Out of the key societal institutions, one would think that art and Hollywood would at least be more tolerable than most with regards to personal beliefs. Not so, at least in the 40’s and 50’s. In the year 1947, Dalton Trumbo (Bryan Cranston) is undoubtedly the movie industry’s top writer, his scripts worth their weight in gold for studios.

His success doesn’t quiet or suppress his beliefs, though. During a time in which Communist paranoia is at a peak, Trumbo doesn’t shy away from the fact that his ideals, and those ideals of his companions, are communist ones. Believing that their movies are being tainted by Communist propaganda, Dalton and others are ostracized by Hollywood for their beliefs, and blacklisted from ever working in show biz again. But with a little ingenuity, Trumbo and friends may be able to prove that Hollywood is, for lack of a better word, just dumb.


Grab a mental image of what the typical November/December (aka Oscar season) biopic looks like, and I’d wager that it looks a little like Trumbo. That’s not a damning statement; Trumbo is a solid film that gives what seems to be—for the most part—a knowledgeable retelling of Dalton Trumbo’s mid-1940’s and 50’s life during a time in America’s history where Red Party fear was rampant. Is it likely to be remembered? Doubtful.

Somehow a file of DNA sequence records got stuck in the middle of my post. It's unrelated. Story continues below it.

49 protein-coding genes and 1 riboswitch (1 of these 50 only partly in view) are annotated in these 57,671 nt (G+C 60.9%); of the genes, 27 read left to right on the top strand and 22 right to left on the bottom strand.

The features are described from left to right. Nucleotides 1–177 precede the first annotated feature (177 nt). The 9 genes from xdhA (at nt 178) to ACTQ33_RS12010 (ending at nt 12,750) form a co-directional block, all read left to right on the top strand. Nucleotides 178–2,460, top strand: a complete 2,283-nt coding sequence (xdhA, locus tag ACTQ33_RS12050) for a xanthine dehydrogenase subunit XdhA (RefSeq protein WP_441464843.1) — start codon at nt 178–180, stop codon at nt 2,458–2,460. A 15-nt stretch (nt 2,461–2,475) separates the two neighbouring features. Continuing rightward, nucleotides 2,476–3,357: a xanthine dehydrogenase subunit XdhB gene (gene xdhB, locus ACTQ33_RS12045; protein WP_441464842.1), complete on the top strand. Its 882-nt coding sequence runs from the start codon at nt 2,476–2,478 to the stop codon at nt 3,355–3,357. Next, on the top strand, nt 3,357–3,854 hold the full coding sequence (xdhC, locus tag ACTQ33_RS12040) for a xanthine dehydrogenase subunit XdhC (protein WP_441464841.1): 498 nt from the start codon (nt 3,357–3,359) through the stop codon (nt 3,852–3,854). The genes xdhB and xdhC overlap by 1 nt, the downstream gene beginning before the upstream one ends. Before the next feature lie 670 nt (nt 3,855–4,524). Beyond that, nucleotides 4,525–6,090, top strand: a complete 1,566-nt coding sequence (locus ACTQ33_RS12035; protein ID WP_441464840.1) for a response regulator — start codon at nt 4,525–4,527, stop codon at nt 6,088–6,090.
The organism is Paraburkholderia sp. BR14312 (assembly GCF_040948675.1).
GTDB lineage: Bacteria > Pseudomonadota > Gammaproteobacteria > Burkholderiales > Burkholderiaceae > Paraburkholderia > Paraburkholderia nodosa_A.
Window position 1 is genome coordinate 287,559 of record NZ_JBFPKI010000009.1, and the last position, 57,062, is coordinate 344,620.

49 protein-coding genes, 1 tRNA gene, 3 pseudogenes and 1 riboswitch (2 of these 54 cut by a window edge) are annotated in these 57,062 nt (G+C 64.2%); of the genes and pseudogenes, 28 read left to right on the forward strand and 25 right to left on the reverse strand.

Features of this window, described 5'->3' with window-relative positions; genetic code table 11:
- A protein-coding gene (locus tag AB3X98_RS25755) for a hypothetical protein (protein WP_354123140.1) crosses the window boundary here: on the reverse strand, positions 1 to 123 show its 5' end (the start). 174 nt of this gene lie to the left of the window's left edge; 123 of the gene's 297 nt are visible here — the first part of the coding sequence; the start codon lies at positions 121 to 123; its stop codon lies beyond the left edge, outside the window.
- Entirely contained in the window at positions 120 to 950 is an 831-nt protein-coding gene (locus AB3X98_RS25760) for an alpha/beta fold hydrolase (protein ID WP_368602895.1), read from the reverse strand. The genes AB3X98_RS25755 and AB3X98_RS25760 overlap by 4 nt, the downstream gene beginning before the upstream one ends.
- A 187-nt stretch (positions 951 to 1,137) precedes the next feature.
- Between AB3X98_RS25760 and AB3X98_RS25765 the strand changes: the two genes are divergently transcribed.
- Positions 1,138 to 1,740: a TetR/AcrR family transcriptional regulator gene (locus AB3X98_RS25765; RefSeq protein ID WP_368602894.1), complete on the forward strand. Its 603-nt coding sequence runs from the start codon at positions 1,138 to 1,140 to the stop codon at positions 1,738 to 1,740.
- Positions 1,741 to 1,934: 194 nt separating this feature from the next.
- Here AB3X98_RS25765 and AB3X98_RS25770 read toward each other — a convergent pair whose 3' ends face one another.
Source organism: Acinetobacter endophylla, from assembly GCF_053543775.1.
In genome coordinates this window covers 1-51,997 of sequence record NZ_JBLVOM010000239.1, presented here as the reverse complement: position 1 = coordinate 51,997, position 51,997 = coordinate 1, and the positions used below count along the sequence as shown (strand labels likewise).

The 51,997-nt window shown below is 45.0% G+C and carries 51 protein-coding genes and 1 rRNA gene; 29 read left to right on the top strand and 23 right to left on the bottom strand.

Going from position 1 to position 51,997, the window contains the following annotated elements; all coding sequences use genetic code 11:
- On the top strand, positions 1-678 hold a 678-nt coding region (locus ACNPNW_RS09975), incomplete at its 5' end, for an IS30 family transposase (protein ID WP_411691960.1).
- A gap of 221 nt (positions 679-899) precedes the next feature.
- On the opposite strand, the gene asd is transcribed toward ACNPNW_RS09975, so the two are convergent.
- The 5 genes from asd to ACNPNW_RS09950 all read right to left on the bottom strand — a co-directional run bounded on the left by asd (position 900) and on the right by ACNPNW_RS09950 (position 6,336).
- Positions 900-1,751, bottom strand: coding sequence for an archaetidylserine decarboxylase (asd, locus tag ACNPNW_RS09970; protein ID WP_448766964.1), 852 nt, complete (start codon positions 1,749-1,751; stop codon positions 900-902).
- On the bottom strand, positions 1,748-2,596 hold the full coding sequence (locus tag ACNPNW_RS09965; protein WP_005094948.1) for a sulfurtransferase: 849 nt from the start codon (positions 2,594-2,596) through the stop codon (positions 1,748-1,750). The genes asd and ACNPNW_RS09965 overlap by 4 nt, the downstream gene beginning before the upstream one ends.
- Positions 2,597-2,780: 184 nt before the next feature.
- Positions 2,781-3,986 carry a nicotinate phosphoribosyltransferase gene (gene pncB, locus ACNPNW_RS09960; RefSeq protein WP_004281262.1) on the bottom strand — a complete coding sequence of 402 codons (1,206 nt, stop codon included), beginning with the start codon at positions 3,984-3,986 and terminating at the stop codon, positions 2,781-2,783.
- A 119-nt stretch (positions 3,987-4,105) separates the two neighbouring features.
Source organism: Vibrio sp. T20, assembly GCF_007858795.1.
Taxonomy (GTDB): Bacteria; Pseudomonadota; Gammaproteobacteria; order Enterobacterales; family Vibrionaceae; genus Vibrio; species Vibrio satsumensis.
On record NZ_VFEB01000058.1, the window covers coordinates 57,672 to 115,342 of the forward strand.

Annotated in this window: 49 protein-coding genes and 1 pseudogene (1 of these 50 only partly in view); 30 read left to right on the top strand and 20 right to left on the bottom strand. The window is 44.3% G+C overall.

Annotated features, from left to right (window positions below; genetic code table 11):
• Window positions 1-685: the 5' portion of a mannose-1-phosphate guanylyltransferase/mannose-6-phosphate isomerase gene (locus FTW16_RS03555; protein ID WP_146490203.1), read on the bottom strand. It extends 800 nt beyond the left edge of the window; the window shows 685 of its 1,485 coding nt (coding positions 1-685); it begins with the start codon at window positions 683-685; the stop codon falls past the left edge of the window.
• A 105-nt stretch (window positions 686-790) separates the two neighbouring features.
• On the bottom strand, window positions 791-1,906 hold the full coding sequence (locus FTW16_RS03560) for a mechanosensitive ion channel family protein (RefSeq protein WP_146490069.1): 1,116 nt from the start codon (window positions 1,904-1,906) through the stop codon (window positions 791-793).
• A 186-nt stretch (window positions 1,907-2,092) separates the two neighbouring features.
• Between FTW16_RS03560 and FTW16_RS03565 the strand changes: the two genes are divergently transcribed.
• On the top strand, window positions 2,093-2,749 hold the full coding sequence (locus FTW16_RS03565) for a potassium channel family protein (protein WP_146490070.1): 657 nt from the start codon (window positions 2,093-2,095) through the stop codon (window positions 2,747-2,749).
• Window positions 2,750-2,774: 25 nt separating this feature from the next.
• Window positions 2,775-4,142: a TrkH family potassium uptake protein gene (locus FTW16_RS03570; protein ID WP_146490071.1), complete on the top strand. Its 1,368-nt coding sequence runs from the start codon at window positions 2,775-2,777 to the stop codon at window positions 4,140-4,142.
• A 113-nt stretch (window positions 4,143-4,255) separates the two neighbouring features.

Trumbo the man was a compelling character, and writers John McNamara, Bruce Cook, and director Jay Roach (Meet the Parents, Austin Powers series), appear to know that. While what made him compelling is the fact that he was willing to stand up for an ideology that always has carried an extremely negative sentiment, he’s still shown to be a smart, loving, and family man, an American with an un-American political siding. And yet at the same time, he’s shown to be possibly a little selfish in his war against Hollywood for the wrong reasons. Though the results of his war on both his family and “Hollywood 10” friends are decidedly predictable, his unique character allows Trumbo the movie to be more than just a what-is-Communism type movie.